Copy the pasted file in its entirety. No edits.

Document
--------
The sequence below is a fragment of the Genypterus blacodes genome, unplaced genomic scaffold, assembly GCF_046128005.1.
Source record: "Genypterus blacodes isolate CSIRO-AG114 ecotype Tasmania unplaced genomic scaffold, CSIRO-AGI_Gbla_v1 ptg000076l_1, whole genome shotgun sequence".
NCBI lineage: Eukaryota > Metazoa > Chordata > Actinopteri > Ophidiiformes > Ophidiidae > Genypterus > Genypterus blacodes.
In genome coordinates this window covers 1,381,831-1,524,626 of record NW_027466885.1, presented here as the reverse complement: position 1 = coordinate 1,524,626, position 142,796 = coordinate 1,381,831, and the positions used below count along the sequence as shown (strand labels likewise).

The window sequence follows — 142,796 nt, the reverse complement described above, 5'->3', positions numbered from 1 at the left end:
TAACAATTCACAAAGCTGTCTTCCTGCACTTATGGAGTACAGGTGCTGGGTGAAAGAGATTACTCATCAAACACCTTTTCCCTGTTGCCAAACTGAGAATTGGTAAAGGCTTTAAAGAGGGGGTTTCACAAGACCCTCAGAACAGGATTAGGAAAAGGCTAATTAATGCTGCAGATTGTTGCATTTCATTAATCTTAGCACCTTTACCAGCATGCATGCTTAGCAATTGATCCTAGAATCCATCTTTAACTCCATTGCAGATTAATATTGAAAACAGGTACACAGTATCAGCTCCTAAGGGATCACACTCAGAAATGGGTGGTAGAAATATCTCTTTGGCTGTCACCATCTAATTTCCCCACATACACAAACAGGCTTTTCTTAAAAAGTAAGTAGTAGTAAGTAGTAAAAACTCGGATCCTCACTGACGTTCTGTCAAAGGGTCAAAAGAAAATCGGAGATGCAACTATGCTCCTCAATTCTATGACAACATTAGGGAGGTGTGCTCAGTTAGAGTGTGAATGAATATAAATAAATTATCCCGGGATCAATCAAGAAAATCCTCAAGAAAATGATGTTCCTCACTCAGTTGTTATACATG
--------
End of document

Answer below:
The sequence below is a fragment of the Genypterus blacodes genome, unplaced genomic scaffold, assembly GCF_046128005.1.
Source record: "Genypterus blacodes isolate CSIRO-AG114 ecotype Tasmania unplaced genomic scaffold, CSIRO-AGI_Gbla_v1 ptg000076l_1, whole genome shotgun sequence".
NCBI lineage: Eukaryota > Metazoa > Chordata > Actinopteri > Ophidiiformes > Ophidiidae > Genypterus > Genypterus blacodes.
In genome coordinates this window covers 1,381,831-1,524,626 of record NW_027466885.1, presented here as the reverse complement: position 1 = coordinate 1,524,626, position 142,796 = coordinate 1,381,831, and the positions used below count along the sequence as shown (strand labels likewise).

The window sequence follows — 142,796 nt, the reverse complement described above, 5'->3', positions numbered from 1 at the left end:
TAACAATTCACAAAGCTGTCTTCCTGCACTTATGGAGTACAGGTGCTGGGTGAAAGAGATTACTCATCAAACACCTTTTCCCTGTTGCCAAACTGAGAATTGGTAAAGGCTTTAAAGAGGGGGTTTCACAAGACCCTCAGAACAGGATTAGGAAAAGGCTAATTAATGCTGCAGATTGTTGCATTTCATTAATCTTAGCACCTTTACCAGCATGCATGCTTAGCAATTGATCCTAGAATCCATCTTTAACTCCATTGCAGATTAATATTGAAAACAGGTACACAGTATCAGCTCCTAAGGGATCACACTCAGAAATGGGTGGTAGAAATATCTCTTTGGCTGTCACCATCTAATTTCCCCACATACACAAACAGGCTTTTCTTAAAAAGTAAGTAGTAGTAAGTAGTAAAAACTCGGATCCTCACTGACGTTCTGTCAAAGGGTCAAAAGAAAATCGGAGATGCAACTATGCTCCTCAATTCTATGACAACATTAGGGAGGTGTGCTCAGTTAGAGTGTGAATGAATATAAATAAATTATCCCGGGATCAATCAAGAAAATCCTCAAGAAAATGATGTTCCTCACTCAGTTGTTATACATG